Early on, clinicians suspected that deformity in the adult-acquired flatfoot could not be attributed solely to rupture of the posterior tibial tendon.7,20,21 Other cadaver studies revealed the importance of the spring ligament in the creation of the flatfoot deformity.22,23 Jennings and Christensen elegantly demonstrated the fact that rupture of the spring ligament cannot be overcome by the posterior tibial tendon, and evaluation of the adult-acquired flatfoot must take the integrity of this structure into account.24 Deland and co-workers have also identified the superficial deltoid ligament as well as the plantar tarsometatarsal ligaments as other key ligaments that sequentially rupture in the progression of adult-acquired flatfoot.18 However, rupture of the spring ligament has gained considerable consensus as the key structure which, when ruptured, leads to the significant postural change of alignment one sees with adult-acquired flatfoot.25
Where Forefoot Supination Comes Into Play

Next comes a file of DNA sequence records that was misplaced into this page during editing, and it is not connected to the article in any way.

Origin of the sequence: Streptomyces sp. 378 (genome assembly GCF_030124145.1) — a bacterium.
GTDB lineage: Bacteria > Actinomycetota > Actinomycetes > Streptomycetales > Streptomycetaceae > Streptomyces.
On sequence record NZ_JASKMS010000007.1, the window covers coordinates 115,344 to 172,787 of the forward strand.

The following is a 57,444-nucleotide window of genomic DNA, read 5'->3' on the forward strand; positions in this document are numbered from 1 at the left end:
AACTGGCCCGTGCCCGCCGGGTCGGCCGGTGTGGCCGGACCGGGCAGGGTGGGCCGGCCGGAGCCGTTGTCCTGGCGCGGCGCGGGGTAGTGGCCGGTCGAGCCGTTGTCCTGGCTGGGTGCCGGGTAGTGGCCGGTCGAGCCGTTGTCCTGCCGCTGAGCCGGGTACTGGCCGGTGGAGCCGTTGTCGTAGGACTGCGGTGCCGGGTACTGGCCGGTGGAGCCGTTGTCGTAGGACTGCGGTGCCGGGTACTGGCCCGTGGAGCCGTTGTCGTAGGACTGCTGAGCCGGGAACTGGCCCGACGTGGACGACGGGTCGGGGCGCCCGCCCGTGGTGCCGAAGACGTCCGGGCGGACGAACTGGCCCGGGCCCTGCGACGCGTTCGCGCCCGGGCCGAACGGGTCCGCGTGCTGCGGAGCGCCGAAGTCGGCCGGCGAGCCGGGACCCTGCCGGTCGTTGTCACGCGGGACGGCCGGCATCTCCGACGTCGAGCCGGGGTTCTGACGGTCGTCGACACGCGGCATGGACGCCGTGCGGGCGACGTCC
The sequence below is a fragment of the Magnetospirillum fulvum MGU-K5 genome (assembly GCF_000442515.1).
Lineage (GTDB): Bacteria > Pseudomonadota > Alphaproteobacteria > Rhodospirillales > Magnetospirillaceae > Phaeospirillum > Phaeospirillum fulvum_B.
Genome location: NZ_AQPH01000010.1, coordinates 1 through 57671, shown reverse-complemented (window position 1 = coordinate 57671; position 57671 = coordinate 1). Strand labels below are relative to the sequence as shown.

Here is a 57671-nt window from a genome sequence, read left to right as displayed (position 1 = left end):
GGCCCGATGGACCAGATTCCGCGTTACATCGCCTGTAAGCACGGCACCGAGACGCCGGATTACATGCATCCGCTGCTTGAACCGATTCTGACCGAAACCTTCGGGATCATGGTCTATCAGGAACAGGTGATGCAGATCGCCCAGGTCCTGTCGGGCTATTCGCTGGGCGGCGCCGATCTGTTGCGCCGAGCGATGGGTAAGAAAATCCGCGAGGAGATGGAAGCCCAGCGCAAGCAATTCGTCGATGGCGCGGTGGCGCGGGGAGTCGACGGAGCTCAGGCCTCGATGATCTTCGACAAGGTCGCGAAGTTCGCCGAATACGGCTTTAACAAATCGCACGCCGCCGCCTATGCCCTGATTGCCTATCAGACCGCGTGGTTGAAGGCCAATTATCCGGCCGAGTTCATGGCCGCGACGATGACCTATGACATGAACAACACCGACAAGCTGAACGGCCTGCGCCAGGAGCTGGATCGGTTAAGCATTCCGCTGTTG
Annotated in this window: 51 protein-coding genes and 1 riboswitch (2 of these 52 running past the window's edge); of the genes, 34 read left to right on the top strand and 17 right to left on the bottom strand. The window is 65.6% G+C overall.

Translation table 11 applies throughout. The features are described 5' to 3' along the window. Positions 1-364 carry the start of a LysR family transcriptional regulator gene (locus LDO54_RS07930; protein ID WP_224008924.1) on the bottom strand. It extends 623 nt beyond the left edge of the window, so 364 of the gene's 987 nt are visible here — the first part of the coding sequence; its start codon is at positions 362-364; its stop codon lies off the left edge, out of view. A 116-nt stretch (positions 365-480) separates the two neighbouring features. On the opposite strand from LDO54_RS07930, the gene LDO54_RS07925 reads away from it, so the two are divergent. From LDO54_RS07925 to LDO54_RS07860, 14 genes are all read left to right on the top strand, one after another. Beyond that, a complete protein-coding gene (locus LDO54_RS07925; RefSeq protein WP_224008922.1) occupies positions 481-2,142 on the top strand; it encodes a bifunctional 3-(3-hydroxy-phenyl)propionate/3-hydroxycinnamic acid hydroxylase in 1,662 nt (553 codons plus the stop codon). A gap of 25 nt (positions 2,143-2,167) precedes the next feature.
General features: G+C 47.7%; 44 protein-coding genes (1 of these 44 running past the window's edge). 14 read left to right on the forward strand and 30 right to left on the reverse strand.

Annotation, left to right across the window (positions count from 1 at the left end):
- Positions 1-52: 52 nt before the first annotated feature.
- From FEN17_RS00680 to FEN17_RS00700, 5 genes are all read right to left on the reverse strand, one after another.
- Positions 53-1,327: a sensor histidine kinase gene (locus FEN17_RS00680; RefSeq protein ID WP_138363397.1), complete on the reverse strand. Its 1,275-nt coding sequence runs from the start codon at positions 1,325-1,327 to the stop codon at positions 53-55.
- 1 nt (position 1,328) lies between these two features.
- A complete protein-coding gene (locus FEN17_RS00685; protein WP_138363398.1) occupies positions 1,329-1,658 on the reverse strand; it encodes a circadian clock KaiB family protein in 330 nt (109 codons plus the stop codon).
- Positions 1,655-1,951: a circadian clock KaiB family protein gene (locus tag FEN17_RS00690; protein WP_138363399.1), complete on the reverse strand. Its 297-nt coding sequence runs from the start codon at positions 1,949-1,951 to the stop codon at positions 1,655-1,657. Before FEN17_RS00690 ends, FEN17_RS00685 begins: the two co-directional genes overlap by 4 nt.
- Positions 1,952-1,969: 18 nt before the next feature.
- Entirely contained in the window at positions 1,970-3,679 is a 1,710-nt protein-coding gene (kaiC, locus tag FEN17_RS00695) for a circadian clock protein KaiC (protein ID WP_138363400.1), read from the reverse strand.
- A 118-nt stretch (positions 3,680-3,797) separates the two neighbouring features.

In 2011, a panel of orthopedic surgeons published a detailed classification system of stage II adult-acquired flatfoot deformity, which focused on changes in forefoot alignment that correspond with ligament failure.26 With attenuation of the spring ligament as well as other plantar ligaments of the medial column, forefoot supination or “supinatus” deformity will develop. This is the result of progression of valgus positioning of the hindfoot, which puts reciprocal varus loading against the forefoot. One can visualize this supinatus deformity by correcting the hindfoot to neutral and looking at the alignment of the plantar surface of the metatarsal heads relative to a bisection of the calcaneus. As stage II deformity progresses, supination deformity of the forefoot becomes fixed and rigid. As further ligaments attenuate and rupture along the plantar surface of the midfoot and tarsometatarsal joints, clinicians will note the deformity on standing radiographs along with elevation of the first ray and abduction of the forefoot.